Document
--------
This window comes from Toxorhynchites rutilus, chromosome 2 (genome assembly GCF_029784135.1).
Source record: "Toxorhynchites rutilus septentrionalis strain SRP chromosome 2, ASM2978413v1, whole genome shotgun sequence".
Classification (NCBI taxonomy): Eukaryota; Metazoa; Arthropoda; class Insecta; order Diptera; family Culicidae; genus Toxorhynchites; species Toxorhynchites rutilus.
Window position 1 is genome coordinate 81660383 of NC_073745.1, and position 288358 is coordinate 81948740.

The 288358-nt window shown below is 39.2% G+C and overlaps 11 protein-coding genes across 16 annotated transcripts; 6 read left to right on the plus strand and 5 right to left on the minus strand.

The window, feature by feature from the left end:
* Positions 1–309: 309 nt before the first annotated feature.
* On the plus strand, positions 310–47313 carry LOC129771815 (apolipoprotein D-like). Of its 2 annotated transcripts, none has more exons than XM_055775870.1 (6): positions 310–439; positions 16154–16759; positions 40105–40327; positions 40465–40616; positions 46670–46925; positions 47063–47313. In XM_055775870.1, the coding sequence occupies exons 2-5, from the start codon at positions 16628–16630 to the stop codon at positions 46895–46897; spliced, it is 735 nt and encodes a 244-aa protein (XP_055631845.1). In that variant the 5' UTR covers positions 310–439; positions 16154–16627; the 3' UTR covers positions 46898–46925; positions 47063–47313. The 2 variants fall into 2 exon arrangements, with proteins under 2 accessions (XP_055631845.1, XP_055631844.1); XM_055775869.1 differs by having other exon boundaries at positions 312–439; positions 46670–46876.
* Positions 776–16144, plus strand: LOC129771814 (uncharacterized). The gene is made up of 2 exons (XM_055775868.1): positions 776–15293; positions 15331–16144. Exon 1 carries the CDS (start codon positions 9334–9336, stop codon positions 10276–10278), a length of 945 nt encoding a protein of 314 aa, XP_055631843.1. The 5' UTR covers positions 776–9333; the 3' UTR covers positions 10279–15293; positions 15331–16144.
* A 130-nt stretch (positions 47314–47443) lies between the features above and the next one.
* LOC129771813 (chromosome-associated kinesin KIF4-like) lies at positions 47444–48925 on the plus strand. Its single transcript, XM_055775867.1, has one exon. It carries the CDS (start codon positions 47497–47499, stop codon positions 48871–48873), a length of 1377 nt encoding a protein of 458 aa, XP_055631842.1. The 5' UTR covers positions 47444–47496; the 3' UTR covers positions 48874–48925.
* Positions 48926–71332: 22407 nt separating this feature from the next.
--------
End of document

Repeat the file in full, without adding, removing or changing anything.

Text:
This window comes from Toxorhynchites rutilus, chromosome 2 (genome assembly GCF_029784135.1).
Source record: "Toxorhynchites rutilus septentrionalis strain SRP chromosome 2, ASM2978413v1, whole genome shotgun sequence".
Classification (NCBI taxonomy): Eukaryota; Metazoa; Arthropoda; class Insecta; order Diptera; family Culicidae; genus Toxorhynchites; species Toxorhynchites rutilus.
Window position 1 is genome coordinate 81660383 of NC_073745.1, and position 288358 is coordinate 81948740.

The 288358-nt window shown below is 39.2% G+C and overlaps 11 protein-coding genes across 16 annotated transcripts; 6 read left to right on the plus strand and 5 right to left on the minus strand.

The window, feature by feature from the left end:
* Positions 1–309: 309 nt before the first annotated feature.
* On the plus strand, positions 310–47313 carry LOC129771815 (apolipoprotein D-like). Of its 2 annotated transcripts, none has more exons than XM_055775870.1 (6): positions 310–439; positions 16154–16759; positions 40105–40327; positions 40465–40616; positions 46670–46925; positions 47063–47313. In XM_055775870.1, the coding sequence occupies exons 2-5, from the start codon at positions 16628–16630 to the stop codon at positions 46895–46897; spliced, it is 735 nt and encodes a 244-aa protein (XP_055631845.1). In that variant the 5' UTR covers positions 310–439; positions 16154–16627; the 3' UTR covers positions 46898–46925; positions 47063–47313. The 2 variants fall into 2 exon arrangements, with proteins under 2 accessions (XP_055631845.1, XP_055631844.1); XM_055775869.1 differs by having other exon boundaries at positions 312–439; positions 46670–46876.
* Positions 776–16144, plus strand: LOC129771814 (uncharacterized). The gene is made up of 2 exons (XM_055775868.1): positions 776–15293; positions 15331–16144. Exon 1 carries the CDS (start codon positions 9334–9336, stop codon positions 10276–10278), a length of 945 nt encoding a protein of 314 aa, XP_055631843.1. The 5' UTR covers positions 776–9333; the 3' UTR covers positions 10279–15293; positions 15331–16144.
* A 130-nt stretch (positions 47314–47443) lies between the features above and the next one.
* LOC129771813 (chromosome-associated kinesin KIF4-like) lies at positions 47444–48925 on the plus strand. Its single transcript, XM_055775867.1, has one exon. It carries the CDS (start codon positions 47497–47499, stop codon positions 48871–48873), a length of 1377 nt encoding a protein of 458 aa, XP_055631842.1. The 5' UTR covers positions 47444–47496; the 3' UTR covers positions 48874–48925.
* Positions 48926–71332: 22407 nt separating this feature from the next.